What the end of the world sounds like

The past year has been incredibly rocky for the music industry. Album sales and streaming are down, and live music in all its forms is, for the moment, pretty much a thing of the past. Small acts have to rely on streams and sales for revenue without the support and promotion of prominent labels. For three Philly-based indie acts, though, the pandemic hasn’t been all bad: it’s given them a chance to create, reflect, and plan.

Sophie Coran

On a Zoom call from her home in Philly, Sophie Coran, a 30-year-old singer-songwriter, is gearing up for the release of her debut album, S P A C E. Coran self-describes her genre as “Noir&B,” a laid-back amalgamation of R&B, soul and jazz, with a generous sprinkle of old-school nostalgia and charm. S P A C E is an album three years in the making, but the final result was achieved during quarantine and released on April 9 for online streaming and purchase.

Prior to the pandemic, Coran was planning a tour with her band to coincide with her album release. After its cancelation amid state lockdowns, S P A C E’s release was postponed. But to Coran, it was a blessing in disguise, giving her more time to perfect the album. But, at the same time, she said, the loss of live shows was disheartening. She dealt with it by reminding herself that every other artist in the world was in the same situation.

“In a way, I came to terms with it,” Coran says. “And it’s like, okay, well, I can focus on recording and writing, and then when shows come back, I can jump back into that and focus on that, and by the time we can go on tour, maybe I’ll be touring two albums.”

Nuge

Even as a child, Nuge knew he could rap. The 20-year-old hip-hop artist lived in New York until he was 12, and then moved to Washington, DC before recently settling in North Philadelphia. But it was at his elementary school in Manhattan where he first discovered that he could freestyle.

“Kids go crazy [making beats] on the lunch tables,” Nuge says. “And basically, if you can rap and you can freestyle, then that’s a cool thing to be able to do. So in elementary school, I was doing that shit.”

Nuge is all grown up now, and he hasn’t stopped rapping. On his debut album “Little Thoughts,” which was released on May 1, 2020, Nuge floats effortlessly and melodically over bouncy trap beats, cooly reflecting on love and boasting an extravagant lifestyle. While the album was written and recorded before the pandemic, it was released during the first few months of lockdown, during a time where Nuge was feeling creatively stagnant. His remedy for bad days in quarantine? Making more music, of course. The process of making music is “therapeutic” for him, he says, and it’s given him something to do during repetitive days.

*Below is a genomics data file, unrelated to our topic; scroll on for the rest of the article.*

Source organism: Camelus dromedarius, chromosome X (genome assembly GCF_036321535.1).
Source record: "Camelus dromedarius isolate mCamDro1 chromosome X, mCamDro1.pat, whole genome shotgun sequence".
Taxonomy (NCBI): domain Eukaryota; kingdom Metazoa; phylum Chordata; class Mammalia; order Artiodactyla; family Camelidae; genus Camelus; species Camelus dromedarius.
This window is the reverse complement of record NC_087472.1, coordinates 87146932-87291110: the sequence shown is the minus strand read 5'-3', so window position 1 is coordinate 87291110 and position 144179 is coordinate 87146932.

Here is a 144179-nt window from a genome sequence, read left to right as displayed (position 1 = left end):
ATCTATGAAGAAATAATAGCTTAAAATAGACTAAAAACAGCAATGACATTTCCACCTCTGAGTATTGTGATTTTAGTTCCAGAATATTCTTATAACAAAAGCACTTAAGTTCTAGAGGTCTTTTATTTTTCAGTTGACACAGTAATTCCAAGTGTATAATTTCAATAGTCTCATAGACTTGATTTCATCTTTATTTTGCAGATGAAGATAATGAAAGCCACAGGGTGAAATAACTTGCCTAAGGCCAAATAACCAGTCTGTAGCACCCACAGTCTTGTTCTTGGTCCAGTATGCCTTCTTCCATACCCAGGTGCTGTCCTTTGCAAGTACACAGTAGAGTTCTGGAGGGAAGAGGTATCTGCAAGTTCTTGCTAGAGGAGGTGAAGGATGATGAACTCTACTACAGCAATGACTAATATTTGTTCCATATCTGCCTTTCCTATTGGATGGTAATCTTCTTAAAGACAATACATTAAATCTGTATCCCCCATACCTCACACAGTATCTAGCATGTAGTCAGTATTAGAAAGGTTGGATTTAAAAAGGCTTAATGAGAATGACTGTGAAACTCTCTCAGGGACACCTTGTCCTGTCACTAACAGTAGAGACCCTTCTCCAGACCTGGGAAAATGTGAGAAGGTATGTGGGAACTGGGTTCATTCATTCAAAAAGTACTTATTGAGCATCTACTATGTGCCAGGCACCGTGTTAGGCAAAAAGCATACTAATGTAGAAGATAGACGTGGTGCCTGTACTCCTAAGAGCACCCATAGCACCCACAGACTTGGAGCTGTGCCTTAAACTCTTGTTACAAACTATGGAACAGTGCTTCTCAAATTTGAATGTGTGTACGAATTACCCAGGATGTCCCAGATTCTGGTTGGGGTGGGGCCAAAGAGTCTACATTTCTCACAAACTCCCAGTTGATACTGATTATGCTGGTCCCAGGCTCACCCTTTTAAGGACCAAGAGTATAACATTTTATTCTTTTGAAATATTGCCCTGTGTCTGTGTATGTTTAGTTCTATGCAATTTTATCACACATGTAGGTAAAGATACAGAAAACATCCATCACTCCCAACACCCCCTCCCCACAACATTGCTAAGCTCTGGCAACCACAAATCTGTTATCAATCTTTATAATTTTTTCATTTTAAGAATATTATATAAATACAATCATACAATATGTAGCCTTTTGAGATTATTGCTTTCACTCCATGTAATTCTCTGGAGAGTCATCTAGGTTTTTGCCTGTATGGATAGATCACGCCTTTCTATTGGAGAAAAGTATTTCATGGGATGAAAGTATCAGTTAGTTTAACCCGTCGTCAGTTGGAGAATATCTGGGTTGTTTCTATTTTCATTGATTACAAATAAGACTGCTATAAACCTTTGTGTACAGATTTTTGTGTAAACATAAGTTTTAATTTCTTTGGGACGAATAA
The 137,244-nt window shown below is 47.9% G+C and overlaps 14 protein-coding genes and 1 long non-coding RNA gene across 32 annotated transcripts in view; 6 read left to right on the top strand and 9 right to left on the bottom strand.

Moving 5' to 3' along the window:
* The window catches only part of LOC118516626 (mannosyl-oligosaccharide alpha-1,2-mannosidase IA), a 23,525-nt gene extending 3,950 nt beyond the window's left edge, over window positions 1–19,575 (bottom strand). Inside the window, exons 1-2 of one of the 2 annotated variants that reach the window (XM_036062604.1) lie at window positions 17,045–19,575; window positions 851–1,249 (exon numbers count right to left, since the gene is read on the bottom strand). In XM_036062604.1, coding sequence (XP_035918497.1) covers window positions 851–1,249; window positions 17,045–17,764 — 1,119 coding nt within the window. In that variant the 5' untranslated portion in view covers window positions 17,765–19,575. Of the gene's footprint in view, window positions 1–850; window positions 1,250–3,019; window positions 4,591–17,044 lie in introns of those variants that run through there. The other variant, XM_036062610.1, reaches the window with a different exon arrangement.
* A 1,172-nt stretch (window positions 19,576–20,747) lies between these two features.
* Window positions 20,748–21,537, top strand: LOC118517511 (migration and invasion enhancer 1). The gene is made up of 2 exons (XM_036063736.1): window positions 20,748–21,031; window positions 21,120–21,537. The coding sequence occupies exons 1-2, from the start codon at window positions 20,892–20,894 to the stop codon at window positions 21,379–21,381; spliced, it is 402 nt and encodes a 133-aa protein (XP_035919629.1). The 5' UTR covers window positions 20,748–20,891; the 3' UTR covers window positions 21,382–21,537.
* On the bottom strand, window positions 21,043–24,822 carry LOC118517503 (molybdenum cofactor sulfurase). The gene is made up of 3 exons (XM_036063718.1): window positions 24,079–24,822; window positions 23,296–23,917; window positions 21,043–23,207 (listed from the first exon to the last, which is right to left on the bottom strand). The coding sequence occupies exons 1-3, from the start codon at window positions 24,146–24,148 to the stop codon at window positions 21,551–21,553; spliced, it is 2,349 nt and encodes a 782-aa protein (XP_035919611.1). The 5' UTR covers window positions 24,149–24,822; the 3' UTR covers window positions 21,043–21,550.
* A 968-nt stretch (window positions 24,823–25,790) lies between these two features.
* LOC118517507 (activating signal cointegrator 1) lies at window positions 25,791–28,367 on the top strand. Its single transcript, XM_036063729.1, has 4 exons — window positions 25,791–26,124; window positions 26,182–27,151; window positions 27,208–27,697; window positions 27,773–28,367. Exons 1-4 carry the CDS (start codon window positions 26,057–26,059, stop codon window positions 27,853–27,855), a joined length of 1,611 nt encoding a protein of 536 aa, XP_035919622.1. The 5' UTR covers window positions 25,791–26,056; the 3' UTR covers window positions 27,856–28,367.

Despite current circumstances, Nuge has big plans. When asked where he’d be five years from now, in a perfect post-pandemic world, he immediately had an answer.

“In Paris, right before my European tour,” Nuge says. “I’m gonna be in my house in Paris with all my best friends getting ready for my tour. I might be in a bathtub with some champagne, maybe a Parisian model if I’m lucky. Yeah, that’s pretty much my next five years.”

Gloss

Gloss, the creative brainchild of three students at the University of the Arts in Philadelphia, just might be the girl band that saves the 2020s. The band consists of 21-year-old Sophia Grosshauser on vocals and piano, 20-year-old Mollie Schechter on drums, and 19-year-old Harlee Torres on bass. Initially, Gloss was nothing more than an idea Grosshauser and Schechter had as a response to the lack of women in the music program at UArts.

“We wanted to start something that was all girls, but there were not enough female instrumentalists at the school at the time,” Grosshauser says. “So we waited a year, and talked about this plan, like, all the time. And then Harlee came, and we just all wrote songs together really well, and it just kind of worked out.”

With Torres’ arrival at UArts, Gloss found their bassist. They started rehearsing in February 2020, just before the pandemic hit. Over quarantine, the band recorded multiple songs from remote locations, states away from one another. Their debut EP, titled Entwined, released onMarch 26.

Gloss’ unique sound blends vintage jazz, Latin and R&B elements with a refined alt-pop sensibility. They’ve also taken time over quarantine to perfect their visual aesthetic as a group, which reads as a charming and eclectic blend of bright colors that brings to mind the girl groups of a bygone era. Since Gloss was a relatively new band when lockdown began, they’ve yet to play any live shows—but when the time comes, Schechter said they’ll be ready.

“Our big goal for the pandemic is just to get as tight as possible so that as soon as it’s over, and as soon as we can perform again, we’re ready,” Grosshauser says. “That’s kind of been our game plan mindset, just to write and come up with sets. It’s just been like, ‘We’re ready.’”

Photos by Jeremy Elvas.

Previous articleBorn to Rideshare

Comments

LEAVE A REPLY

Please enter your comment!
Please enter your name here

Related

Blue-eyed Grendel

A literary sad-trip tale from Introspect’s editor.

Staying Clean Staying Home

The pandemic made everything harder. Including recovery.

The Cedar Ave Seven

At the corner of Cedar Avenue and South 49th...

Evergreen Acres

Unable to interact with our neighbors, we turned to Philly’s public parks.

No History, No Self

Joining Phillipine activists and studying our past helped me reckon with my identity.